Utah Supreme Court denies inmate appeal

The Utah Supreme Court has denied an appeal filed by a man convicted of aggravated murder in 2007. Anthony James Prater, 32, is serving a life prison sentence without the opportunity for parole for firing eight shots at 35-year old Vincent Samora, striking him in the back, on Nov. 27, 2007 in retaliation for testimony given in court against Prater's former cellmate Christopher M. Archuleta. Samora was in a vehicle in the driveway of his mother's home in Salt Lake City at the time. A woman next to him in the vehicle was not injured.

Prater's conviction will remain standing despite his appeal. Prater argued that three of the witnesses in his case were "inherently improbable" when they all said Prater openly confessed the murder to them. However, the state Supreme Court's ruled against Prater's argument, stating that it didn't "come within shouting distance" of proving they were blatantly unreliable. They further went on to explain that Prater had been searching for Samora for months.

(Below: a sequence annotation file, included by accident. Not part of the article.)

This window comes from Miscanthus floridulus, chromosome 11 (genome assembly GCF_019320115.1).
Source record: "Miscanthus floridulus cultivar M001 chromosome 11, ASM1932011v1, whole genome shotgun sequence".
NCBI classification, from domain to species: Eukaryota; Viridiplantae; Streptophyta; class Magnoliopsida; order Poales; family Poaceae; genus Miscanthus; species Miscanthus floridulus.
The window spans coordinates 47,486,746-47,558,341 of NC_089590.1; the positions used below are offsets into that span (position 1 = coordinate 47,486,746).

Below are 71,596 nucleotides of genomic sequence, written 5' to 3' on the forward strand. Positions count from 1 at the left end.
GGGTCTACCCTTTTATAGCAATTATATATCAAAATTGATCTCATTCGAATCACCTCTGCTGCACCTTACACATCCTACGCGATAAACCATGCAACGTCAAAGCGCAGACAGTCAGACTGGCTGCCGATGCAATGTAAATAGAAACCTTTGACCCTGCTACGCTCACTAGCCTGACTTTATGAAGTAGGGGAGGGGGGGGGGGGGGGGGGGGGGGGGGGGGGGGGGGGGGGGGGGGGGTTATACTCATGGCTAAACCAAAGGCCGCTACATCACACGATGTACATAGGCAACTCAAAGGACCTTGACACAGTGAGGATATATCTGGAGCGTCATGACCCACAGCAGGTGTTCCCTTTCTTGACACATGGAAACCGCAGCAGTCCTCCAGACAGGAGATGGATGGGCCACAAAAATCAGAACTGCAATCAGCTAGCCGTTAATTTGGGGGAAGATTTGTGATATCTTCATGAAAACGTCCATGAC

Apart from forensic evidence tying Prater to the murder, testimony from one of the witnesses who was in the car with Prater at the time of the shooting. That witness later pleaded guilty to manslaughter in the case and was sentenced in 2013 to five years of probation and was given credit for nearly four year' time spent behind bars. However, his probation was eventually revoked in 2014 and his original sentence of four to 20 years in prison was reinstated.

In addition to the aggravated murder charge, Prater was also convicted of second-degree felony obstruction of justice and five counts of discharging a firearm from a vehicle, a third-degree felony. He was sentenced to five concurrent sentences of three to five years in prison for the firearm counts, to run consecutively with his life sentence. His sentence for obstruction runs concurrently with life sentence.

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